Manure is a fact of life on the dairy farm. Sooner or later, every dairy is confronted with added costs associated with managing and disposing of manure.

And, even though manure is universally accepted as an indispensable source of plant nutrients and soil amendments, it’s generally regarded as a nuisance that most dairy farmers would gladly avoid if it were possible.

Ironically, though, for all the challenges associated with manure, there’s a positive side to this organic substance, as a source of renewable energy that goes well beyond its traditional use as a fertilizer. Slow to emerge, there is a growing industry focused on collecting and marketing the biomethane produced by the anaerobic fermentation of manure.

Capturing methane on dairies is certainly not a new concept. Industries have recognized the marketable value of this renewable energy source for decades. However, building facilities and processing biogas is a complex and expensive undertaking – something most dairy farms do not have the funds, time or expertise to do. Dairy farms find themselves between a rock and a hard place as they continue to struggle financially in an industry with chronically low milk prices and the trend to grow herd sizes to attain greater efficiencies and economies of scale. More cows means more poop that must to be stored, managed, processed and disposed of in a more stringent regulatory environment.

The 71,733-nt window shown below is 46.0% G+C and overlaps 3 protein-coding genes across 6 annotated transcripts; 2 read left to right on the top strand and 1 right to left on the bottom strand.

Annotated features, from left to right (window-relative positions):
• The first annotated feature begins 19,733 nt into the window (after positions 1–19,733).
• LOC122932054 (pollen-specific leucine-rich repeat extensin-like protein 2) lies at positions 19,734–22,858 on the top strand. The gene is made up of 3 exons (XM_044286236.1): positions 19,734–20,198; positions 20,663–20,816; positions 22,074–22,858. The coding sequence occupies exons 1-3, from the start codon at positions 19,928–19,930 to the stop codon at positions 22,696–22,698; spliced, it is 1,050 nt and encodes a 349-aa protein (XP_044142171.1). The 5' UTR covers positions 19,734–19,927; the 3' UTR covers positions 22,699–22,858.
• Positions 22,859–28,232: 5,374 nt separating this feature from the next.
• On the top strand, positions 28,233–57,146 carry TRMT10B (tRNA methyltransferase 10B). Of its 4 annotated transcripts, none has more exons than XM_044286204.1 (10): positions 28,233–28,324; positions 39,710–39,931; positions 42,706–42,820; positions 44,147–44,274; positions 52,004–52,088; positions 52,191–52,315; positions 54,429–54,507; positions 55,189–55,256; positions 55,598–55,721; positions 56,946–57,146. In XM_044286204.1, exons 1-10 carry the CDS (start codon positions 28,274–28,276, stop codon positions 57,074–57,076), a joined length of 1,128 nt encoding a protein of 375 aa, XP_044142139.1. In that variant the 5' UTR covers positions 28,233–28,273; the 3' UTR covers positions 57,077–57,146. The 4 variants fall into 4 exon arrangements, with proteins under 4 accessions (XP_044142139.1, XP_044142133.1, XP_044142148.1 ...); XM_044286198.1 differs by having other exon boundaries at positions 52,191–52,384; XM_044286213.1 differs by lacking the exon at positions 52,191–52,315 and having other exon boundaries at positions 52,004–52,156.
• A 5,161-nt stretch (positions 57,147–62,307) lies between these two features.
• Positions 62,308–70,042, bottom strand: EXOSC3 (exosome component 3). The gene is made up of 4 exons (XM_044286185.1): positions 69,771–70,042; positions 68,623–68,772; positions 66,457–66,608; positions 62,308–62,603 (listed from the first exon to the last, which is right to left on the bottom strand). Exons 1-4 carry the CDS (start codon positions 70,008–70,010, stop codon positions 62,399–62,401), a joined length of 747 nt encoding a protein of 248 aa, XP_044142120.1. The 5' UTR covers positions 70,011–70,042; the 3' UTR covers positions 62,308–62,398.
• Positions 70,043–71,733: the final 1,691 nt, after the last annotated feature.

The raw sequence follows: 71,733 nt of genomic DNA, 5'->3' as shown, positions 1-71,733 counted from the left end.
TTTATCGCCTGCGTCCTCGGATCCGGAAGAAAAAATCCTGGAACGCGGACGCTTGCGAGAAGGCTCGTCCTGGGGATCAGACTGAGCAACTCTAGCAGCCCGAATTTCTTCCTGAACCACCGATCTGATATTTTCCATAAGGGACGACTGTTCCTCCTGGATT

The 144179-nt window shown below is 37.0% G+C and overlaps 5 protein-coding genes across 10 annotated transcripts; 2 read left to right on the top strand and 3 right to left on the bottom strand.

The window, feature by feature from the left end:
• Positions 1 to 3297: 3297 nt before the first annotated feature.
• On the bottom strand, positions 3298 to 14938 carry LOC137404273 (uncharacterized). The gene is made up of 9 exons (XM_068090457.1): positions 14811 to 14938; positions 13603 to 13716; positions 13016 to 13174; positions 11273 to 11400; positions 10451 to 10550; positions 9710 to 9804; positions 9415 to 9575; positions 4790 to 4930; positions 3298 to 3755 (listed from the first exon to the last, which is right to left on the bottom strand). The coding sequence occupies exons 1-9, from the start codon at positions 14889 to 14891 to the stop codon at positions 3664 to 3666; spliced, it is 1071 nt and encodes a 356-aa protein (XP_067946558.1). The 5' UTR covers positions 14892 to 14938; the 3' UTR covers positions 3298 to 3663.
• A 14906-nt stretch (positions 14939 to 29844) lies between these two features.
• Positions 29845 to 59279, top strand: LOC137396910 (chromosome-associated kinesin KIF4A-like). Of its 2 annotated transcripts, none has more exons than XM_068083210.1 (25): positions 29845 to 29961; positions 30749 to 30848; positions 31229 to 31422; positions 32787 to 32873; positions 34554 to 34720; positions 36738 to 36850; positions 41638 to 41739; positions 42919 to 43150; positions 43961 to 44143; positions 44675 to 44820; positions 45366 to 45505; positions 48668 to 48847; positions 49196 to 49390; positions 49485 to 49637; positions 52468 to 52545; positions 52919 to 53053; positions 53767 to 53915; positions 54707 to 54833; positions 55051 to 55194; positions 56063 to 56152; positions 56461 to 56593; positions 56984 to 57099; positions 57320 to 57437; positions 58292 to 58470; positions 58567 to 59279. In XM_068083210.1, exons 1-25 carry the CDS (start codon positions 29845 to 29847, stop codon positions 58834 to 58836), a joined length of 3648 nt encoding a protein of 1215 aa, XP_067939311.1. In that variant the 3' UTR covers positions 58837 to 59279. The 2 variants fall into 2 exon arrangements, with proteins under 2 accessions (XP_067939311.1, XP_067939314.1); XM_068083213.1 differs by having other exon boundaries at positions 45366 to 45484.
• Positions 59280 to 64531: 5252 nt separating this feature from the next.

Companies specializing in mitigating challenges posed by agricultural waste are now partnering with dairy farms. Vanguard Renewables located in Wellesley, Massachusetts, is one such company that is working with dairy farms across the nation in developing systems to solve organic waste disposal challenges, while at the same time producing renewable natural gas that will generate an income stream. This is a win-win for the dairy industry, as it dramatically reduces methane being released into the atmosphere.